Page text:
But it gets more interesting.  As Bloomberg notes, how do we know that Goldman-Sachs hasn’t been using this code all along to manipulate the markets?  The theory goes something like this: Goldman-Sachs gets to put a unix server with the code on a network cable somewhere and uses a packet sniffer to watch the transactions that come across from traders at other companies.  With that knowledge, G-S is able to anticipate trades and shave a bit off for itself for every transaction.  If this is true, it means that G-S has a massively unfair advangtage in trading compared to, well, just about everyone else. Here’s a post at the Big Orange Cheeto for those of you who eat netstats for breakfast and think Perl poetry is romantic.  It goes into quite a bit of technical detail.

Check out this video from Bloomberg that lays it all out:

What’s really disturbing about this case is that the government seems to be extraordinarily receptive to calls for help from G-S.  Either the Goldman crew close to the White House is concerned with losing their bonuses or the potential for market failure is huge. Either way, it lessens confidence in the system.  It looks like “all traders are equal except some traders are more equal than others”.  What happens to the system when the people who have no choice but to operate in it no longer have any trust?  This leads me to my podcast du jour recommendation.  This one is from Speaking of Faith with Krista Tippet.  Her topic this past week was The Science of Trust with guest Chris Farrell, a neuroeconomist.  The secret to keeping everyone honest is the neurotrsnsmitter hormone oxytocin.  Oxytocin promotes empathy.  Approxomately 2% of the population has insufficient levels of oxytocin to experience empathy with other human beings(and you’re probably thinking they all work at Goldman-Sachs, right?)

Farrell says that the lax regulatory system is partially responsible for the financial disaster, although he takes a pretty long time before he gets around to saying it.  Farrell thinks that for *most* people, *most* of the time, the feelings of empathy lead to a sense of reponsibility and honesty.  That’s why you might have felt you could trust your banker with your money.  But in recent years, there have been advances in technology that lead to a depersonalization of the banker-client relationship.  It’s hard to see the person behind an account number on a monitor.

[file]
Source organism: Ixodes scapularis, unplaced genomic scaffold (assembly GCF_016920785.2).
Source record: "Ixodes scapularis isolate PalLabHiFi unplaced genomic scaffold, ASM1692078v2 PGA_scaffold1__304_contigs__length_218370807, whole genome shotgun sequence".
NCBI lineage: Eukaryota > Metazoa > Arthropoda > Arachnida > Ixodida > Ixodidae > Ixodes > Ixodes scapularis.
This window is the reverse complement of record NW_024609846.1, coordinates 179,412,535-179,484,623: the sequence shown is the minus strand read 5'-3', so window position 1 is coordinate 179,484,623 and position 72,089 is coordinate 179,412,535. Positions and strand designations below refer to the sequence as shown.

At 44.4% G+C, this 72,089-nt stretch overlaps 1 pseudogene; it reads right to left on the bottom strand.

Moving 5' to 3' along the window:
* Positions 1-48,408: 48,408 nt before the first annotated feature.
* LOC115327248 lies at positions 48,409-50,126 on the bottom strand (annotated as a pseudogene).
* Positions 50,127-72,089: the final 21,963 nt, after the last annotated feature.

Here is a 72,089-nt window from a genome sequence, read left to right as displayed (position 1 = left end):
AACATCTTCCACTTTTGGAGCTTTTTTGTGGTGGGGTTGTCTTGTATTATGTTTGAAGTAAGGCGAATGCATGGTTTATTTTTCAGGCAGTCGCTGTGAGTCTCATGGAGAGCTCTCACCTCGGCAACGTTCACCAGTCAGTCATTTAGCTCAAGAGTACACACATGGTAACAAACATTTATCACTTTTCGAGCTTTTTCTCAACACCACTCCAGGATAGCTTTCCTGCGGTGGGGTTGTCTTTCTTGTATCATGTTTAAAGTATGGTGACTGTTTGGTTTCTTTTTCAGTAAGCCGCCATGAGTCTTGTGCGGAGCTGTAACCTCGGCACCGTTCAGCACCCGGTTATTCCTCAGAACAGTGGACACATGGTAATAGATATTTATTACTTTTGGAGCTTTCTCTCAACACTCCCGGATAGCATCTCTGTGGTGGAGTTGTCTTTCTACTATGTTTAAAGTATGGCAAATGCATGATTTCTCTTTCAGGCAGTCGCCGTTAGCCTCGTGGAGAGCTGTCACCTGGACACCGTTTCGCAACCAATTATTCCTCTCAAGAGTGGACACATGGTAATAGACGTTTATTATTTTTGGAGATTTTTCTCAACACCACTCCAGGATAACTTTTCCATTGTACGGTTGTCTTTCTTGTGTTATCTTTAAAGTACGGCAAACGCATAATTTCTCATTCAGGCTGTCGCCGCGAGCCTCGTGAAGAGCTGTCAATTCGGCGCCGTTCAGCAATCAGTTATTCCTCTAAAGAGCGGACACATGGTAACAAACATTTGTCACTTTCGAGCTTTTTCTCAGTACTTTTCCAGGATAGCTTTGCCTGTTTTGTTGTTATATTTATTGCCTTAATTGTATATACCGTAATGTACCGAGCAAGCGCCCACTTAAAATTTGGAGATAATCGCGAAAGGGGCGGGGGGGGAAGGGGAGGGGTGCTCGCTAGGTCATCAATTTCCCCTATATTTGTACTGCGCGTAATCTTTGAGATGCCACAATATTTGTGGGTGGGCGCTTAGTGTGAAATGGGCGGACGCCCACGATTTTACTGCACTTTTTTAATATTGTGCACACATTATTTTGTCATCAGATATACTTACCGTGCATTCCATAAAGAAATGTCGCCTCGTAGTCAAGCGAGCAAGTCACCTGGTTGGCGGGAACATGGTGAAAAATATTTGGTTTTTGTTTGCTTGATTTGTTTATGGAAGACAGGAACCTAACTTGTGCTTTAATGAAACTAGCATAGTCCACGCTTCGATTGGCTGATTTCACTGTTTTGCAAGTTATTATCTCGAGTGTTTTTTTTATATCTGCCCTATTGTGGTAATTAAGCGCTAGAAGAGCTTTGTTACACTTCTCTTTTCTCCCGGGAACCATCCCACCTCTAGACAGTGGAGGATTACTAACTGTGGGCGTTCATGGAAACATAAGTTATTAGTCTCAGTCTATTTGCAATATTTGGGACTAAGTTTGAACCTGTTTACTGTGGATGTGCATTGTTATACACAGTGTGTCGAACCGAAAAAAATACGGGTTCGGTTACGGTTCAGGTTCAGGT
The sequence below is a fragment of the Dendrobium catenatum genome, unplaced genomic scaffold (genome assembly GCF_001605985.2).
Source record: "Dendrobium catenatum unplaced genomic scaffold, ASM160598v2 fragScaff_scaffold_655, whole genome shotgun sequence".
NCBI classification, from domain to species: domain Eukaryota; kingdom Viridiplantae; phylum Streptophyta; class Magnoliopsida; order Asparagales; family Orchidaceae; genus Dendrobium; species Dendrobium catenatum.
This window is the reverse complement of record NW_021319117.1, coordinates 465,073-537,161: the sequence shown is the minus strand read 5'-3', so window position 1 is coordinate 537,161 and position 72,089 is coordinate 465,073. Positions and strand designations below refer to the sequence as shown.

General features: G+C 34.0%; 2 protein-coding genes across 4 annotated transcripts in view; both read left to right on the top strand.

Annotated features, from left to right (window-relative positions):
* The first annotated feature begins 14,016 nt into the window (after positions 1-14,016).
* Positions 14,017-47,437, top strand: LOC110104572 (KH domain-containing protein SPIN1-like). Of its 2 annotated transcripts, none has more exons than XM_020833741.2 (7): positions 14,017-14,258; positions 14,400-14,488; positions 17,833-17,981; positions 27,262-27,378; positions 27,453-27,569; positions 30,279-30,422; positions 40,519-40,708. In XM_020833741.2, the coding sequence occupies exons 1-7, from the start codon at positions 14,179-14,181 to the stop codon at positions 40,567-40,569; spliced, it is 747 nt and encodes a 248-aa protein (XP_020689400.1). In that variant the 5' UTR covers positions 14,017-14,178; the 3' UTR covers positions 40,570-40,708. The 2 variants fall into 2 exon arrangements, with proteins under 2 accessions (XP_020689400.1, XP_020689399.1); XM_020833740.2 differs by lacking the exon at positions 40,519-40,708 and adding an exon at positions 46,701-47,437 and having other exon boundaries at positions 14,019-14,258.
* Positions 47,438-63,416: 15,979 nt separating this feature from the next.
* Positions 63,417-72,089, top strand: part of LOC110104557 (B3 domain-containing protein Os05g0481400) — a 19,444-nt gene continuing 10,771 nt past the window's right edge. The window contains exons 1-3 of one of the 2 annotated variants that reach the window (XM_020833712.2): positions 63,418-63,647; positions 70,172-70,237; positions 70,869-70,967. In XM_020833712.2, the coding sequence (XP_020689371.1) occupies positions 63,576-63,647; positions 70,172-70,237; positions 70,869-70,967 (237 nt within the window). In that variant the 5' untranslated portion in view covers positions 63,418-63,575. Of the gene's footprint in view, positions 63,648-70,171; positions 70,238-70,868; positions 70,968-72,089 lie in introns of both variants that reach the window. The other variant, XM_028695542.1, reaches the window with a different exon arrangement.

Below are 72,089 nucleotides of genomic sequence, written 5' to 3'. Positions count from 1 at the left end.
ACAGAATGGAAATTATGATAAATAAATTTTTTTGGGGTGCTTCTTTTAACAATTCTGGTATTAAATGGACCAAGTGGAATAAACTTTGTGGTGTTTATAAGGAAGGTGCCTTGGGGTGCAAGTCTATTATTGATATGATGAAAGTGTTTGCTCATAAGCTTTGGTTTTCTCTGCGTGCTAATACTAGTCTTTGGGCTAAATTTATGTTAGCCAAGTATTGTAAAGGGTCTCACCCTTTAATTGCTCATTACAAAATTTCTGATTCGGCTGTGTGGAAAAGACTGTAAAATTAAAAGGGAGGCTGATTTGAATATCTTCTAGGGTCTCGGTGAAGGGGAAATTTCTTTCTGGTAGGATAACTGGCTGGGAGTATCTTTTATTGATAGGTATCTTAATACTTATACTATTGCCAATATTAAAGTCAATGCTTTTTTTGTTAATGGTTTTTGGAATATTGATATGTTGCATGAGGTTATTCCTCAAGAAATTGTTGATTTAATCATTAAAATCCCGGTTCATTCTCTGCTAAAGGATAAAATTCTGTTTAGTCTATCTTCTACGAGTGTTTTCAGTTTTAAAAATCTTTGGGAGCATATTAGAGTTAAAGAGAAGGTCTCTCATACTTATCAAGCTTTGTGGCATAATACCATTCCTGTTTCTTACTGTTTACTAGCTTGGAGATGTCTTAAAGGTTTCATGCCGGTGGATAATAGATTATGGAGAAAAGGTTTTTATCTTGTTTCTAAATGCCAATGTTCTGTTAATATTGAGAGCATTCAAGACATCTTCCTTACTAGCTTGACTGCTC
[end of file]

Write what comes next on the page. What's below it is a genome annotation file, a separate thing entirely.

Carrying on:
The podcast is part of a series by Tippett on Repossessing Virtue, all highly recommended.  You don’t have to be religious to have an ethical model.  But ethics, virtue and trust are all severely lacking in this dog eat dog world where nothing much makes sense.  Societies start to unravel when the sense of morality and consideration for others is replaced by, well, nothing at all.

If Tippett is concerned with repossessing virtue, I guess you could say that the fundamentalist group, The Family, is concerned with redefining it.  A second podcast recommendation is one that Terry Gross did last week on The Family, a religious community in DC that has been the spiritual guiding force for many enemies of The New Deal over the decades.  John Ensign was a recent alumni as was Governor Sanford of South Carolina.  The Family believes the end justifies the means and that chosen Family members are possessed of the virtue that requires no further regulation by the government.  They will lead us because it is their destiny and if they cheat on their wives on Family property, it must mean that God works in mysterious ways.  Caveat: Terry Gross is the best interviewer in the world but she has kool-ade psychosis and it is unfortunately seeping into her interviews.  “The propaganda is strong in this one.”  Proceed with caution.  Her bias shows.  Even so, if this group is only 1/10th as bad as the interview suggests, it’s pretty bad.

Update: It looks like Citadel is getting in on the act now.  The former head quant at Citadel started a new company called Teza Technologies and hired Aleynikov. Mikail Malyshev signed a 9 month noncompete clause when he left Citadel back in February.  That means he wasn’t supposed to open his door until November.  Maybe it’s all a preparation phase thing.  Teza is cooperating with the FBI. This stuff is starting to sound familiar.  Several of my former colleagues (all Russians BTW, tho’ I’m sure it’s all a coincidence) have gone to work for quant firms, though I can’t imagine they’ll be writing code.  Who knows?


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Friday: Now, let me get this straight…

Outland by Berkeley Breathed

Outland by Berkeley Breathed

Goldman-Sachs (G-S) and AIG go to the government last fall for money.  Hank Paulsen, our former Treasury secretary is a former CEO of G-S.  AIG hires a new CEO because the old one was under fire.  The new one, Edward Liddy, takes up the thankless task for token compensation- and $3M dollars for sitting on the board of…

wait for it

…Goldman-Sachs.

Yes, this is the same G-S that produced the faniciful earnings statement that ingeniously did away with the month of December 2008.  Yep, didn’t exist.  You know that painfully awkward holiday dinner you spent with the fam?  Never happened.

This is the same G-S who miraculously “raised” $10B dollars so that it can now give back the TARP money that it got from the government.  And the reason they want to give it back is because they don’t want no stinkin’ government telling them how much money they can give their stellar executives in bonuses.  It’s not the American Way.  It’s unnatural.

But this very same G-S, whose bank board member, Edward Liddy now sits as head of AIG, was funneled mucho dinero from the last bailout from AIG to cover its losses while other investors were forced to take losses.  No conflict of interest there:

He has said that he considers his work at A.I.G. to be a public service, performed on behalf of the taxpayers, who ended up with nearly 80 percent of the insurance company. His goal is to dismantle the company and sell its operating units, using the proceeds to pay back the rescue loans. On Thursday, A.I.G. said it had sold its car insurance unit, 21st Century Insurance, to the Zurich Financial Services Group for $1.9 billion.